Why? This reflects a more contemporary approach to schooling, and one that is better suited to our technological times, as well as being more useful for finding a job, the study explains. This perception, shared by young people and their families, is also linked to a trend that is gaining weight in economic and business circles: people need to be trained and given the right tools to respond to the demands of the labour market. We need scientific and technological skills, young people with a training background that enables them to enter the digital world, and technicians prepared for ‘Industry 4.0’, the digital evolution of our sophisticated manufacturing system.
Here, we are faced with two different sources of tension, both of which are justified to a certain degree.
Italian companies have long complained – and not without good reason – of a widespread lack of technical and technological training. And the figure that appears again and again in every debate is that pertaining to the istituti tecnici superiori (higher technical institutes), which have just over 8,000 students in Italy, a very small number, particularly when compared to the equivalent figure for Germany, which is 800,000. Investing in technical and scientific training, as it is called in the business world, and prioritising traditional technical institutes, higher institutes (like the istituti tecnici superiori ) and science, technology, engineering and mathematics (STEM) degree courses, which are relatively unpopular in Italy, is essential to increase these numbers.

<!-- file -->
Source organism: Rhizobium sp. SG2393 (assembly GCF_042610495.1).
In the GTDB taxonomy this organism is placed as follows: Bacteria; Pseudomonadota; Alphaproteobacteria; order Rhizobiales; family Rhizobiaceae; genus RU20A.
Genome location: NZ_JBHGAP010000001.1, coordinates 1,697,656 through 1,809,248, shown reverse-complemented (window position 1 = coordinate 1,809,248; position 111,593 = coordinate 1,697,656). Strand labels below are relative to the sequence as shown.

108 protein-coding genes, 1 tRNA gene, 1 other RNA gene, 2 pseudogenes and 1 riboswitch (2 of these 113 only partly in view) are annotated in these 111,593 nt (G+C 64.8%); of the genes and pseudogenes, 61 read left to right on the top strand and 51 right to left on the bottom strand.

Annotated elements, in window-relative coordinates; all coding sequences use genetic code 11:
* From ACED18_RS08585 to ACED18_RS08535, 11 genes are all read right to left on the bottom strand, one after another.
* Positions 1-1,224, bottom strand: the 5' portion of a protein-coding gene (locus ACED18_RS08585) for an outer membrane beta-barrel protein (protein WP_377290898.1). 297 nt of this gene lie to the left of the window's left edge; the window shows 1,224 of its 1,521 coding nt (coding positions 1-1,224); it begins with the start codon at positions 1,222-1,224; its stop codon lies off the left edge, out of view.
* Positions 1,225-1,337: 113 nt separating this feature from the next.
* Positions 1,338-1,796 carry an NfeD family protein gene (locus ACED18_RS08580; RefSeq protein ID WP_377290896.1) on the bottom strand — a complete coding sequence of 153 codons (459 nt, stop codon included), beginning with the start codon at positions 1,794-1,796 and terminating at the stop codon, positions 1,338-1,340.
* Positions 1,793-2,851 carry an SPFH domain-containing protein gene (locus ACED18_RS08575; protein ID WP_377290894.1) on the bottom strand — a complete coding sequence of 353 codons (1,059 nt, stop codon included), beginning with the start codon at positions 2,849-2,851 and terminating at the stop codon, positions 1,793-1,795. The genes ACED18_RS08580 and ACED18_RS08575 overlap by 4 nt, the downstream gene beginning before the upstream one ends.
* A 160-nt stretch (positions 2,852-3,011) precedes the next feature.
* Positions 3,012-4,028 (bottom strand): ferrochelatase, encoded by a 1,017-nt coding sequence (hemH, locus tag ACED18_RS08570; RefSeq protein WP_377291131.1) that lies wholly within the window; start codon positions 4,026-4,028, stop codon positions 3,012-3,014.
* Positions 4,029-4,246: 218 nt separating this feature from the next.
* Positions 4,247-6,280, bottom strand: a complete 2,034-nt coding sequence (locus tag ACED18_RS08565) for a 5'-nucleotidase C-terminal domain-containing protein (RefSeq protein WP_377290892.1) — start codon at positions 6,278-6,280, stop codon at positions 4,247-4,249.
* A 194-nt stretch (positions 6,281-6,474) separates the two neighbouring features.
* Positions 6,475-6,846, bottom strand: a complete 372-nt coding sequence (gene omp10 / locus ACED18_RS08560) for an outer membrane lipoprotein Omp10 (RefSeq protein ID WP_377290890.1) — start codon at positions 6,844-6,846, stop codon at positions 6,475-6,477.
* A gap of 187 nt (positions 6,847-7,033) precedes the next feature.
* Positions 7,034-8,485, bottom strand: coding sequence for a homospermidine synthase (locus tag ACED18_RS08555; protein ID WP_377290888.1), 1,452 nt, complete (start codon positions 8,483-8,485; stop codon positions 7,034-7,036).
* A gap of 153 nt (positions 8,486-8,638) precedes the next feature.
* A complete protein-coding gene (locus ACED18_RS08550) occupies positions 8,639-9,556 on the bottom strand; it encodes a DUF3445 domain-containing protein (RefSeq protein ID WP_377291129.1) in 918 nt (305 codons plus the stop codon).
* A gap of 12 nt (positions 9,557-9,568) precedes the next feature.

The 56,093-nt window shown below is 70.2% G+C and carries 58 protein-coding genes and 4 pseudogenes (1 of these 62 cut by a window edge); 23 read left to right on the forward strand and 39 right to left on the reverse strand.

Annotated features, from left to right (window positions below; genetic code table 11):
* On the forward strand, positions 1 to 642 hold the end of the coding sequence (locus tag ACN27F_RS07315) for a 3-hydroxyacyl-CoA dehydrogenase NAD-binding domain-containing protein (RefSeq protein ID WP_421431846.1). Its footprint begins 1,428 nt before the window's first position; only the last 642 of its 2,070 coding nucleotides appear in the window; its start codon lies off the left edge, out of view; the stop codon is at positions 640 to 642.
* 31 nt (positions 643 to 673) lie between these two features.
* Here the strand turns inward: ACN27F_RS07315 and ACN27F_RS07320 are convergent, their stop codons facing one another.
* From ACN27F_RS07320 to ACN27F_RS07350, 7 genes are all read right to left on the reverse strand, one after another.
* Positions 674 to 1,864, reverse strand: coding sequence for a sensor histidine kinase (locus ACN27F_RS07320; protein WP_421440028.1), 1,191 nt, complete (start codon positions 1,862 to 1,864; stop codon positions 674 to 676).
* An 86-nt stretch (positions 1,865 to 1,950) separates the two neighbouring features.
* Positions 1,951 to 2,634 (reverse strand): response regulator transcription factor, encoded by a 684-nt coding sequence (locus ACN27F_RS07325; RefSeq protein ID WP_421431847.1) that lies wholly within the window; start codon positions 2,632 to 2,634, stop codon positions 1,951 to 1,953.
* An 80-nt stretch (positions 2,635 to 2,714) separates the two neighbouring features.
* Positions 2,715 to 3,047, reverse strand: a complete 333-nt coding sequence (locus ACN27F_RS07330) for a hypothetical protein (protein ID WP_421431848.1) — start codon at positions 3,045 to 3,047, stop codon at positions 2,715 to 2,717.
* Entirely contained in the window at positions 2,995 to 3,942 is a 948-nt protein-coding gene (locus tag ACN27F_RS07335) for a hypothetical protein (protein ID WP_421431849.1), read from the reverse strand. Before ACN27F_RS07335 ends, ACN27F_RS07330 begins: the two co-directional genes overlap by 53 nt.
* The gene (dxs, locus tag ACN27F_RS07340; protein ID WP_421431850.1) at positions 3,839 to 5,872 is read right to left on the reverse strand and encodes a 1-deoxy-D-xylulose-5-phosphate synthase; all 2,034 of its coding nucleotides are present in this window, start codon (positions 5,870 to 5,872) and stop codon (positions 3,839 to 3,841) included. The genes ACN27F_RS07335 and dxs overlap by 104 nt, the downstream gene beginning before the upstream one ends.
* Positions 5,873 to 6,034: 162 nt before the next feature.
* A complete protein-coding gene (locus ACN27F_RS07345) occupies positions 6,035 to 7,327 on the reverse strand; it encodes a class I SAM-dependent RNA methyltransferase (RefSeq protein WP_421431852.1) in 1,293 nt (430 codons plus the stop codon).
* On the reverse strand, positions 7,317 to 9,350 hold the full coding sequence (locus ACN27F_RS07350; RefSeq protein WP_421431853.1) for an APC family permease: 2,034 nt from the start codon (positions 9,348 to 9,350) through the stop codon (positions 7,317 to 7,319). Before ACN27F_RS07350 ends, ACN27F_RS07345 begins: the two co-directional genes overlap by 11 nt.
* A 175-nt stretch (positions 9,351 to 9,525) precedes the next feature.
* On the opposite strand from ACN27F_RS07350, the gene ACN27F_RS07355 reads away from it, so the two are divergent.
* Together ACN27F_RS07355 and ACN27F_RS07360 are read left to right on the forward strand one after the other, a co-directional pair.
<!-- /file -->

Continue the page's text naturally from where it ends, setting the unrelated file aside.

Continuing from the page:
On the other hand, many people insist on the importance of a revival of classical studies, in order to gain the tools that we need to understand a changing world, with a focus on building knowledge and not just skills. And, faced with the rapid rate at which technologies and professional content become obsolete, in light of the evolution of digital cultures, it is key to train young people to ‘learn to learn’, in the apt words of Francesco Profumo, former rector of Turin Polytechnic and president of Italy’s National Research Council (CNR) before he became Minister of Education.
Is it possible to find a synthesis between these elements? Perhaps it lies in the need for a ‘polytechnic culture’, where humanistic and scientific knowledge converge, and to invest in a long-term approach to education with solid classical roots, including for ITS programmes and those that are open to the evolution of technology and science, as well as classical (i.e. non-scientific) licei. In so doing, we can create engineer-philosophers (as we have often said in this blog) and technicians who are sensitive to questions regarding the meaning behind things and not simply their efficiency and productivity. This can be achieved by focusing on the training of people with an awareness of the ‘usefulness of the useless’, to echo the fitting title of an excellent book by Nuccio Ordine, a man of letters who is also attentive to the themes of philosophy and science.
This brings us back to Floridi’s lesson on ‘care for the ecosystem’, regarding the ethical principles that must underpin our relationship with technology. A new form of humanism, led by conscious, responsible scientists, trained with a healthy dose of critical thinking, instilled from school on.